New Pipeline Meeting Format Implemented by Army Corps in Response to Criticism

(P&GJ) — Responding to concerns raised by the public, the U.S. Army Corps of Engineers has modified the manner in which oral comments are accepted for the draft environmental review of the contentious Dakota Access oil pipeline, the Associated Press (AP) reported.

Two gatherings were organized in Bismarck, North Dakota, on consecutive days for individuals to provide input on the document. This document will play a pivotal role in the federal government's decision regarding whether to grant an easement for the pipeline to cross under the Missouri River near the Standing Rock Sioux Tribe's reservation. The tribe has consistently voiced opposition to the pipeline due to the potential for an oil spill.

Critics of the pipeline raised objections after a meeting last Wednesday, as oral testimony was restricted to a private setting with stenographers behind curtains in a hotel ballroom. Many attendees spoke publicly outside the curtained area, but their statements were not considered official testimony. For instance, one man demonstrated his displeasure by challenging Corps officials to drink a mixture of oil and water from a cup.

During the Thursday session, attendees were given the choice to include their spoken remarks as part of the official public record, as reported by The Bismarck Tribune.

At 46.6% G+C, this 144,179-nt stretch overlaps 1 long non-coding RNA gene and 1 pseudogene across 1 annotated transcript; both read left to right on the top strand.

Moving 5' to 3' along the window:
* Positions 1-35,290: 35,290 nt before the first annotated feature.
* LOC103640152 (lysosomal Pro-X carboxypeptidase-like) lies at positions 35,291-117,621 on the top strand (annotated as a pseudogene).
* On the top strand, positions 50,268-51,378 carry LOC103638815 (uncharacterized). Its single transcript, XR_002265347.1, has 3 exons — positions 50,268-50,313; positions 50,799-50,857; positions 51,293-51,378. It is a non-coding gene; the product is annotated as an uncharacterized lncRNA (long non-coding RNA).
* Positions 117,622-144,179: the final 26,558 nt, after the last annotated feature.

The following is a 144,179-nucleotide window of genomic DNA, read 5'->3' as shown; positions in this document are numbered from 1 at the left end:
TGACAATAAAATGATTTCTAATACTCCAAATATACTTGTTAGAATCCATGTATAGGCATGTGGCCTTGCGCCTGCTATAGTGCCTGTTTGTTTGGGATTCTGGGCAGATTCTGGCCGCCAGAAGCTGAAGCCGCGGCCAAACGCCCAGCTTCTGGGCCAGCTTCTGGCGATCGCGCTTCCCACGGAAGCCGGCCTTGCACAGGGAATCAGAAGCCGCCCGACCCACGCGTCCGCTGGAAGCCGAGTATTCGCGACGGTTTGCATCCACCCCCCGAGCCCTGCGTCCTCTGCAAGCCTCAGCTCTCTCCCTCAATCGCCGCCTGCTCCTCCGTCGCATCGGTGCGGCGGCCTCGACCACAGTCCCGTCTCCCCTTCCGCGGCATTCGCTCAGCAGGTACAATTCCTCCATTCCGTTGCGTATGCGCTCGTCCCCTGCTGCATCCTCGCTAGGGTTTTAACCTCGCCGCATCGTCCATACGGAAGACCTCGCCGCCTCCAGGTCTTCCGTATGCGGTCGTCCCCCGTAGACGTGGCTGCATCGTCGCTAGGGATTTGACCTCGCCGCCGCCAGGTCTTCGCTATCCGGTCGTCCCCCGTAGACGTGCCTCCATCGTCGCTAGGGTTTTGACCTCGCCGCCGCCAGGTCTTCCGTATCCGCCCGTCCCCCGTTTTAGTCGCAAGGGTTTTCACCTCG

The adjustment in meeting format was primarily driven by a lower turnout; only 20 people had registered to provide oral comments at Thursday's gathering, according to Corps spokesman Steve Wolf, as informed by The Associated Press.

"Both meetings essentially operated in the same fashion. People who wanted to make oral comments in private or openly in front of the entire assembled attendees were able to do so. Those who wanted their oral or written comments to be officially entered into the administrative record were able to do so both nights," Wolf stated to the AP.

Since 2017, the pipeline has been transporting oil from western North Dakota, following several months of protests that resulted in numerous arrests.

The public comment period will conclude on Dec. 13.

Related News


{{ error }}
{{ comment.comment.Name }} • {{ comment.timeAgo }}
{{ comment.comment.Text }}